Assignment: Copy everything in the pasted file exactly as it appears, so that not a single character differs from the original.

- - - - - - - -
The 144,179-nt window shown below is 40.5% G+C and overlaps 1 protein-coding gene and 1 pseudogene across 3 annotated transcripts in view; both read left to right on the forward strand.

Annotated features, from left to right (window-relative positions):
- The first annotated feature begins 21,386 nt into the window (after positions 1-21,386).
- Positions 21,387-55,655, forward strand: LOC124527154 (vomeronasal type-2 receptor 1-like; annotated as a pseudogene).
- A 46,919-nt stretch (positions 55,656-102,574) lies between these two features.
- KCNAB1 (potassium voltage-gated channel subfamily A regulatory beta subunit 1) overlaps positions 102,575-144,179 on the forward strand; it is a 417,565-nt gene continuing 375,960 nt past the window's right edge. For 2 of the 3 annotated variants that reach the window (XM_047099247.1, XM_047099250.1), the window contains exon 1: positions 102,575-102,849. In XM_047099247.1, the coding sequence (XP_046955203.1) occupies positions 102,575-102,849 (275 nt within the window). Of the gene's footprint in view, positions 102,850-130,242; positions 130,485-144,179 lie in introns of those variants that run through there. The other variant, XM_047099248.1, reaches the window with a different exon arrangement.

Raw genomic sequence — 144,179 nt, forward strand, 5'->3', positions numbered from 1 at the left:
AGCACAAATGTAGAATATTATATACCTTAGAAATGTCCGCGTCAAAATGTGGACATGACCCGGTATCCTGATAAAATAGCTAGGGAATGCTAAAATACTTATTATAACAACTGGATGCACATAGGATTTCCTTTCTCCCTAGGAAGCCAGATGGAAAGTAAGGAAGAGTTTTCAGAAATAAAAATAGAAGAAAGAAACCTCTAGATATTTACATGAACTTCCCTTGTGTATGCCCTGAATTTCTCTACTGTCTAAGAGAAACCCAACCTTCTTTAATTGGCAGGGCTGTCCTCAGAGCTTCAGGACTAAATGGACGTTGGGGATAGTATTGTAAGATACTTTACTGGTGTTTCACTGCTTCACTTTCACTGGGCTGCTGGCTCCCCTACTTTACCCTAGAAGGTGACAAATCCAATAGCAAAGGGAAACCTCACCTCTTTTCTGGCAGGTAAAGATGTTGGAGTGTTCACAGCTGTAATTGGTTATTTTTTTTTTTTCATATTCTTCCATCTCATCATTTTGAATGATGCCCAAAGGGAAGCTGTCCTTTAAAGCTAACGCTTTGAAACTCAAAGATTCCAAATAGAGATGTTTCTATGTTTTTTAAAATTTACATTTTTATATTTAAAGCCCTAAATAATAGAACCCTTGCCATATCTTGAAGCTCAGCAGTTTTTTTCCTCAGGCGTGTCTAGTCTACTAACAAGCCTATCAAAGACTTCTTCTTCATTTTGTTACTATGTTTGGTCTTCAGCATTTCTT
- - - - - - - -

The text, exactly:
The 144,179-nt window shown below is 40.5% G+C and overlaps 1 protein-coding gene and 1 pseudogene across 3 annotated transcripts in view; both read left to right on the forward strand.

Annotated features, from left to right (window-relative positions):
- The first annotated feature begins 21,386 nt into the window (after positions 1-21,386).
- Positions 21,387-55,655, forward strand: LOC124527154 (vomeronasal type-2 receptor 1-like; annotated as a pseudogene).
- A 46,919-nt stretch (positions 55,656-102,574) lies between these two features.
- KCNAB1 (potassium voltage-gated channel subfamily A regulatory beta subunit 1) overlaps positions 102,575-144,179 on the forward strand; it is a 417,565-nt gene continuing 375,960 nt past the window's right edge. For 2 of the 3 annotated variants that reach the window (XM_047099247.1, XM_047099250.1), the window contains exon 1: positions 102,575-102,849. In XM_047099247.1, the coding sequence (XP_046955203.1) occupies positions 102,575-102,849 (275 nt within the window). Of the gene's footprint in view, positions 102,850-130,242; positions 130,485-144,179 lie in introns of those variants that run through there. The other variant, XM_047099248.1, reaches the window with a different exon arrangement.

Raw genomic sequence — 144,179 nt, forward strand, 5'->3', positions numbered from 1 at the left:
AGCACAAATGTAGAATATTATATACCTTAGAAATGTCCGCGTCAAAATGTGGACATGACCCGGTATCCTGATAAAATAGCTAGGGAATGCTAAAATACTTATTATAACAACTGGATGCACATAGGATTTCCTTTCTCCCTAGGAAGCCAGATGGAAAGTAAGGAAGAGTTTTCAGAAATAAAAATAGAAGAAAGAAACCTCTAGATATTTACATGAACTTCCCTTGTGTATGCCCTGAATTTCTCTACTGTCTAAGAGAAACCCAACCTTCTTTAATTGGCAGGGCTGTCCTCAGAGCTTCAGGACTAAATGGACGTTGGGGATAGTATTGTAAGATACTTTACTGGTGTTTCACTGCTTCACTTTCACTGGGCTGCTGGCTCCCCTACTTTACCCTAGAAGGTGACAAATCCAATAGCAAAGGGAAACCTCACCTCTTTTCTGGCAGGTAAAGATGTTGGAGTGTTCACAGCTGTAATTGGTTATTTTTTTTTTTTCATATTCTTCCATCTCATCATTTTGAATGATGCCCAAAGGGAAGCTGTCCTTTAAAGCTAACGCTTTGAAACTCAAAGATTCCAAATAGAGATGTTTCTATGTTTTTTAAAATTTACATTTTTATATTTAAAGCCCTAAATAATAGAACCCTTGCCATATCTTGAAGCTCAGCAGTTTTTTTCCTCAGGCGTGTCTAGTCTACTAACAAGCCTATCAAAGACTTCTTCTTCATTTTGTTACTATGTTTGGTCTTCAGCATTTCTT